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Commentary: ‘Critical illness subclasses: all roads lead to Rome’
Critical Care volume 26, Article number: 387 (2022)
Critical illness syndromes including sepsis and acute respiratory distress syndrome (ARDS) are major causes of morbidity among adults and children admitted to intensive care units (ICU) across the world. Clinical and biological heterogeneity among patients have, however, long confounded the identification of efficacious therapeutics, and have likely contributed to the repeated failure of clinical trials . Accordingly, identification of richly phenotyped and reproducible disease subtypes through existing observational or interventional studies, development of pragmatic strategies for real-time identification of disease subtypes, and determination of heterogeneity of treatment effect (HTE) of therapeutic interventions have been emphasized as the path forward to achieving precision medicine in critical care .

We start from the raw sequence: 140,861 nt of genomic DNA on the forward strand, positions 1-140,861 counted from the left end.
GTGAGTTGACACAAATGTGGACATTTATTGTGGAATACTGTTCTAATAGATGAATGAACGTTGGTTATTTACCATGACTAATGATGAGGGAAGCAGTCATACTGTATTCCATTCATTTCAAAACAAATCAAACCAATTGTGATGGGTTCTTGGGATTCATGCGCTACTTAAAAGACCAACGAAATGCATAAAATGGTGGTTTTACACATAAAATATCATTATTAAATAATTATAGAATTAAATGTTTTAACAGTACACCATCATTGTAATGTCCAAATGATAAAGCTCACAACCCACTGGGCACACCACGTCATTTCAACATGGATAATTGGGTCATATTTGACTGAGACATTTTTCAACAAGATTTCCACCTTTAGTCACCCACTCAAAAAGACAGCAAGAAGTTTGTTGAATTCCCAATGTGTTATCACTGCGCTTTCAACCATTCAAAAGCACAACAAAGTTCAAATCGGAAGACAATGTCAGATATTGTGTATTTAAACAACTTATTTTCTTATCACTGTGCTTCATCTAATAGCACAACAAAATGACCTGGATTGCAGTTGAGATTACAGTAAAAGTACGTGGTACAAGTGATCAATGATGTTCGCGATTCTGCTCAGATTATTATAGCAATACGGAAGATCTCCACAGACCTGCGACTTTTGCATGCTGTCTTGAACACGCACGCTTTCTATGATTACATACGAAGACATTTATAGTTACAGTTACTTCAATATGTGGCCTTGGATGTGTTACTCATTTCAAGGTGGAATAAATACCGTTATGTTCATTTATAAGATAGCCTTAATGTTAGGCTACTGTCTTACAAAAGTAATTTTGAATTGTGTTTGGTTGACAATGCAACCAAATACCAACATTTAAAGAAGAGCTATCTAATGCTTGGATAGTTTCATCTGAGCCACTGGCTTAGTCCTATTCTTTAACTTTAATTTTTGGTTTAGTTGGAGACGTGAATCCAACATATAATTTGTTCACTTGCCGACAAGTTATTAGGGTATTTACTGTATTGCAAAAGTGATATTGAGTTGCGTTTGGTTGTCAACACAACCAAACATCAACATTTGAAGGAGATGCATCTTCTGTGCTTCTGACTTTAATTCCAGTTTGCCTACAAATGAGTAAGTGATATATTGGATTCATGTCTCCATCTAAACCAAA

Qin et al. recently published in Critical Care  on the identification of four pediatric sepsis subclasses through retrospective analyses of clinical and laboratory data collected within 24 h of ICU admission among 404 children enrolled in the Pediatric Sepsis-induced Multiple Organ Failure (PHENOMS)  study. The strengths of the study include: (1) the use of an unbiased data-driven approach to derive subclasses that demonstrate differences in clinical outcomes using k-means clustering; (2) correlative biomarker data to demonstrate biological differences between groups; and (3) proof-of-concept data suggestive of HTE when testing 14 anti-inflammatory therapies and mechanical interventions—individually and in combinations.